Behavioral economics refers to the research program that attempts to incorporate more realistic psychological foundations into models of economic behavior. It initially started by drawing experimental evidence and insights from psychology and other social sciences suggesting the standard model of rational decision-making provides an inadequate description of behavior. But, more recently, behavioral economics is finding its way into policy evaluation/normative economic analysis as well. This course explores some of the advances in this field. We will study foundational topics in behavioral economics, with a focus on theories of behavior that aim to incorporate non-standard phenomena into classic economic models, with consideration of intertemporal decision-making, choice under uncertainty, and learning.
The course will be centered around research paper discussions, allowing students to develop the critical skills necessary to evaluate and put in practice the latest research findings in the field of Behavioral Economics. Students will have the opportunity to shape the structure of the course by choosing specific readings within each topic.
Upon successful completion, students will have the knowledge and skills to:
- demonstrate an understanding of what the Behavioral Economics program is and how it differs from classical economic analysis;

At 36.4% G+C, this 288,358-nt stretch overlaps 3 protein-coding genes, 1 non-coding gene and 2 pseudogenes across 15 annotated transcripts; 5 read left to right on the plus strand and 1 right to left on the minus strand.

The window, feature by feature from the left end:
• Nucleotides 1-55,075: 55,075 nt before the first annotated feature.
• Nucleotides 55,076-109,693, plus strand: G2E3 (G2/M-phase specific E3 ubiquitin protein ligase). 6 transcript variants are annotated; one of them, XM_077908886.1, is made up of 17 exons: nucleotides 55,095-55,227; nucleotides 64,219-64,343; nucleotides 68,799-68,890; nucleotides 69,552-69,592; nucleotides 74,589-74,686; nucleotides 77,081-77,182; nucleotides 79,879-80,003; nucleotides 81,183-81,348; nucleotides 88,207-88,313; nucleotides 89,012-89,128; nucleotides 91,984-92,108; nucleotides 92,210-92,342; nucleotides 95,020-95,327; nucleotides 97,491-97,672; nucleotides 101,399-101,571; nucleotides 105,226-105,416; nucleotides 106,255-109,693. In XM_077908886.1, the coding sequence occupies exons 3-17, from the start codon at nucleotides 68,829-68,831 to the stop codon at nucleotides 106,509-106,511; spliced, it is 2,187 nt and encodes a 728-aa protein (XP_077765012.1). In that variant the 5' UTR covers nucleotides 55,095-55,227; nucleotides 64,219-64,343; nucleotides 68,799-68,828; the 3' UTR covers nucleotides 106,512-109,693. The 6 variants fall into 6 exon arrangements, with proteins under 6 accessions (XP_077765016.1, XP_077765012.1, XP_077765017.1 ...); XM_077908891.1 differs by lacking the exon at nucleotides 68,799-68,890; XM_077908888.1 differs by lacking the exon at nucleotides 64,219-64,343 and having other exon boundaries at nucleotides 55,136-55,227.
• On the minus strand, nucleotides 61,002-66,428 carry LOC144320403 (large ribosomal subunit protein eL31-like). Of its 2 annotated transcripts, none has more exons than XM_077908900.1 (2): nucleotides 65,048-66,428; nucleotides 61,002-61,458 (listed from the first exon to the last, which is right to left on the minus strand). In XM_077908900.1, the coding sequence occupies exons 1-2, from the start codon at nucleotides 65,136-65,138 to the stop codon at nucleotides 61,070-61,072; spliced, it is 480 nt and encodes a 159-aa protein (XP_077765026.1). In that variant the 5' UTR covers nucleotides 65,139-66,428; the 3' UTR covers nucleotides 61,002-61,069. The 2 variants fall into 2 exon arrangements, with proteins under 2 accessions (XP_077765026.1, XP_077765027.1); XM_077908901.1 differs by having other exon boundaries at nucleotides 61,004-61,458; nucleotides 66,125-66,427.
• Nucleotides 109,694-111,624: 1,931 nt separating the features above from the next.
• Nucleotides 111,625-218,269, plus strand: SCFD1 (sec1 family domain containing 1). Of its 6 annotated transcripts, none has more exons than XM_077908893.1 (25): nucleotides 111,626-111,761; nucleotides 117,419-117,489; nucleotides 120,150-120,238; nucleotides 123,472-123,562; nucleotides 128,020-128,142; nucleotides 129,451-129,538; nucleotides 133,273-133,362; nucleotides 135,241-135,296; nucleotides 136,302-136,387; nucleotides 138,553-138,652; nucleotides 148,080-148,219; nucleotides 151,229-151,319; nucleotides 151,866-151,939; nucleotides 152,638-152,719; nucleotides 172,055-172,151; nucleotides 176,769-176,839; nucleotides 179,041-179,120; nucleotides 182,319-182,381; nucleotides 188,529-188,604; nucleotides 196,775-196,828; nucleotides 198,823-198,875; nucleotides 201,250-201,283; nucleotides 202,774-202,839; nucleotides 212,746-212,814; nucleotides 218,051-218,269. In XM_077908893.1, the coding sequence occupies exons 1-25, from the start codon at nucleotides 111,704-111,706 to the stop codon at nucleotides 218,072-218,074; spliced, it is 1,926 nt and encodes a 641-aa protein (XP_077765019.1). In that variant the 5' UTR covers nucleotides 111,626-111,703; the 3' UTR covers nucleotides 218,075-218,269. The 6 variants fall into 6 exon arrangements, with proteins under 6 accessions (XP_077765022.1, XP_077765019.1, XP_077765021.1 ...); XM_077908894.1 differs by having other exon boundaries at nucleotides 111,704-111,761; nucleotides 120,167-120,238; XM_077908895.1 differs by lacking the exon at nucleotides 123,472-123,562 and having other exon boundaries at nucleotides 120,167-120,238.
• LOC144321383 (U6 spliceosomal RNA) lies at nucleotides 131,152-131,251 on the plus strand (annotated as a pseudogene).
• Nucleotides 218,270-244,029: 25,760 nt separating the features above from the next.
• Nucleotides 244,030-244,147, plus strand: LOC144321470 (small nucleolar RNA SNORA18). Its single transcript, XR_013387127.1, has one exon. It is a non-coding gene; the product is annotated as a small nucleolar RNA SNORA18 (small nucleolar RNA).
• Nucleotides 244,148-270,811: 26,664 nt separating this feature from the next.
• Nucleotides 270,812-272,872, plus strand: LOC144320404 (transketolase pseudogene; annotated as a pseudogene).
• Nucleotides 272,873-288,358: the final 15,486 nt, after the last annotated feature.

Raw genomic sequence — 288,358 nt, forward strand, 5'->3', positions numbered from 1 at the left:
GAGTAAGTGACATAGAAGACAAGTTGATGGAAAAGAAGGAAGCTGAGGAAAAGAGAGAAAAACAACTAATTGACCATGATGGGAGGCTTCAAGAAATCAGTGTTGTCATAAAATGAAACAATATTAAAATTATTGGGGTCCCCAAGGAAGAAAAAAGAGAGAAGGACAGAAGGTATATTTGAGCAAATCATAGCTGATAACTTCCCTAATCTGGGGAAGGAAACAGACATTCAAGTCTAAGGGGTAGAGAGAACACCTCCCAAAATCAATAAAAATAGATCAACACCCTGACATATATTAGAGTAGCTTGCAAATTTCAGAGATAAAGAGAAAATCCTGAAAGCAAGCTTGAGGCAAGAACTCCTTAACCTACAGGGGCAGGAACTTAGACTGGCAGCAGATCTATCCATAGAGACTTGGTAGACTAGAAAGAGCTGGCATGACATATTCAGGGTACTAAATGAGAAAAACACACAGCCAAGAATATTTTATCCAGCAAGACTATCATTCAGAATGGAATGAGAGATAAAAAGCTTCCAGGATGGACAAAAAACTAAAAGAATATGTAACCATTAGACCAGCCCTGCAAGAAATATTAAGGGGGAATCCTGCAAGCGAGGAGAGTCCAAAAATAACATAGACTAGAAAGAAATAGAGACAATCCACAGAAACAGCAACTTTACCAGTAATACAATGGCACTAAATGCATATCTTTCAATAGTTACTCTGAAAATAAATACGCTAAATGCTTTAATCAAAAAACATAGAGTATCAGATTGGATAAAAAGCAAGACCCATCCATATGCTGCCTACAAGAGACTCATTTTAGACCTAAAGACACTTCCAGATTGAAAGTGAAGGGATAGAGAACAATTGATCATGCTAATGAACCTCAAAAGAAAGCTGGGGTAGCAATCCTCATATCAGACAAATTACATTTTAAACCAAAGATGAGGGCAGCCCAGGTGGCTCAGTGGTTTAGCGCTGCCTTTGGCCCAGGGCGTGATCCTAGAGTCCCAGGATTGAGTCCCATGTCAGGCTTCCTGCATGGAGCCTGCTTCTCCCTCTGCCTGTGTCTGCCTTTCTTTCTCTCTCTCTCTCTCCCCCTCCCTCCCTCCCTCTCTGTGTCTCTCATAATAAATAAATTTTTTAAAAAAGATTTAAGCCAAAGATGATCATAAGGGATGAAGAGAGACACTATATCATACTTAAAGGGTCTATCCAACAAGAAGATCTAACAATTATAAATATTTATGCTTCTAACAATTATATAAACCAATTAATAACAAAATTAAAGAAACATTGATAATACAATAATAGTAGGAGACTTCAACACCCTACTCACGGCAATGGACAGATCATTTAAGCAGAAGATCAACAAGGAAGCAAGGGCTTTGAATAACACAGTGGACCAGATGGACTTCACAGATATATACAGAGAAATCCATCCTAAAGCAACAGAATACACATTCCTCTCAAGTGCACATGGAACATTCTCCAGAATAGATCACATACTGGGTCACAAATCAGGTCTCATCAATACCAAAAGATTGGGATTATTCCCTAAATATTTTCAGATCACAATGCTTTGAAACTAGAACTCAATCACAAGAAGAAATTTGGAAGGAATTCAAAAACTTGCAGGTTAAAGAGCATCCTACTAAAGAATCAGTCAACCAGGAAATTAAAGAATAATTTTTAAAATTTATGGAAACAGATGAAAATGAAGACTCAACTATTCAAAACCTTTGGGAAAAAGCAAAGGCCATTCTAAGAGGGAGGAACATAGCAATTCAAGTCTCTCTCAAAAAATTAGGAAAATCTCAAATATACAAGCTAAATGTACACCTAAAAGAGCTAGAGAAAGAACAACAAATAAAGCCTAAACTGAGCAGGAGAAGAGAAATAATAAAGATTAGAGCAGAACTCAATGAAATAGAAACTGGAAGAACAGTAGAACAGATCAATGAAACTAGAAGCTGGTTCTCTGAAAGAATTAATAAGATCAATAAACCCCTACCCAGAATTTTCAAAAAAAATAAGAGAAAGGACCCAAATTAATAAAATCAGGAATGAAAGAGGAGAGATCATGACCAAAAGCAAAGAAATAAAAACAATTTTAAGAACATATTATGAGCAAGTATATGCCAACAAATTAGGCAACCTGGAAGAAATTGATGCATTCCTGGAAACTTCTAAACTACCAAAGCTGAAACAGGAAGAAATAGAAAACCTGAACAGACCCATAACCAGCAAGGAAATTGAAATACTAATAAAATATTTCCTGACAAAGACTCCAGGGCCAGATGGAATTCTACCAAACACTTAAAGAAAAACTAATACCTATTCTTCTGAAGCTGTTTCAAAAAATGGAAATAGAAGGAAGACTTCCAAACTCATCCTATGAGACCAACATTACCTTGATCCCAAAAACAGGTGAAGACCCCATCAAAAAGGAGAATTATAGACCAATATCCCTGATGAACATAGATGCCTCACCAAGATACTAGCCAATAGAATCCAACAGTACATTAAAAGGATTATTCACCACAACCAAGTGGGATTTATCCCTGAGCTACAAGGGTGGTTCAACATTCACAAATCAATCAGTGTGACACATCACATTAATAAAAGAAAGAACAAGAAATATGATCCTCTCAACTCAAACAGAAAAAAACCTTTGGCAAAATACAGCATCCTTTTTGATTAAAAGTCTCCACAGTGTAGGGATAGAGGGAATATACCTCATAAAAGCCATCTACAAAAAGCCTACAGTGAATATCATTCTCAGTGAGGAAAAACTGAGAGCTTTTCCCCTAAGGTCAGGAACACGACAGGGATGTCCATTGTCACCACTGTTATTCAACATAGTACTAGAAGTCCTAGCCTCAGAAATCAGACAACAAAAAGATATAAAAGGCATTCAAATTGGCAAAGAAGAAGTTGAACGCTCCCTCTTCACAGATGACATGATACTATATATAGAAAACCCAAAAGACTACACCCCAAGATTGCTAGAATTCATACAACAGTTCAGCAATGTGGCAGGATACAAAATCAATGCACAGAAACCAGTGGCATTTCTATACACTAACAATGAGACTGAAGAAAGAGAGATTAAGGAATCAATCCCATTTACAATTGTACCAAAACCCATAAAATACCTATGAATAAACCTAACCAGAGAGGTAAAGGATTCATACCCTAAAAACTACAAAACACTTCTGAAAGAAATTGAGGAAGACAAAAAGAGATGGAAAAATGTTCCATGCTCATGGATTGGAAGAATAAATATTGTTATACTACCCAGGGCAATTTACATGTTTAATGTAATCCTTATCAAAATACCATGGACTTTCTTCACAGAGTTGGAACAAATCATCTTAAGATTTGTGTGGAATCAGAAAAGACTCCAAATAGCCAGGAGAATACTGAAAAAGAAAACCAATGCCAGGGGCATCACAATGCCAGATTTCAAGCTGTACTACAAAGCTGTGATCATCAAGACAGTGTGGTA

- demonstrate an understanding of the methods used in Behavioral Economics, the advantages, disadvantages, criticisms, and limitations;
- describe and interpret the latest findings from Behavioral Economics research, demonstrating an understanding of how they translate into individual behaviour and apply them to public policy questions;
- demonstrate an understanding of the main theoretical and empirical debates in Behavioral Economics and evaluate the contribution of Behavioral Economics to broader economic knowledge, as well as other areas.
- Assessment will consist of a Final Exam, mid-semester exam(s), quizzes, assignment or some combination thereof. See the Class Summary for details. (100) [LO 1,2,3,4]
The ANU uses Turnitin to enhance student citation and referencing techniques, and to assess assignment submissions as a component of the University's approach to managing Academic Integrity. While the use of Turnitin is not mandatory, the ANU highly recommends Turnitin is used by both teaching staff and students. For additional information regarding Turnitin please visit the ANU Online website.
130 hours in total over the semester consisting of lectures, tutorials and private study time.
Requisite and Incompatibility
See Class Summary
Tuition fees are for the academic year indicated at the top of the page.
Commonwealth Support (CSP) Students
If you have been offered a Commonwealth supported place, your fees are set by the Australian Government for each course. At ANU 1 EFTSL is 48 units (normally 8 x 6-unit courses). More information about your student contribution amount for each course at Fees.
- Student Contribution Band:
- Unit value:
- 6 units
If you are a domestic graduate coursework student with a Domestic Tuition Fee (DTF) place or international student you will be required to pay course tuition fees (see below). Course tuition fees are indexed annually. Further information for domestic and international students about tuition and other fees can be found at Fees.
Where there is a unit range displayed for this course, not all unit options below may be available.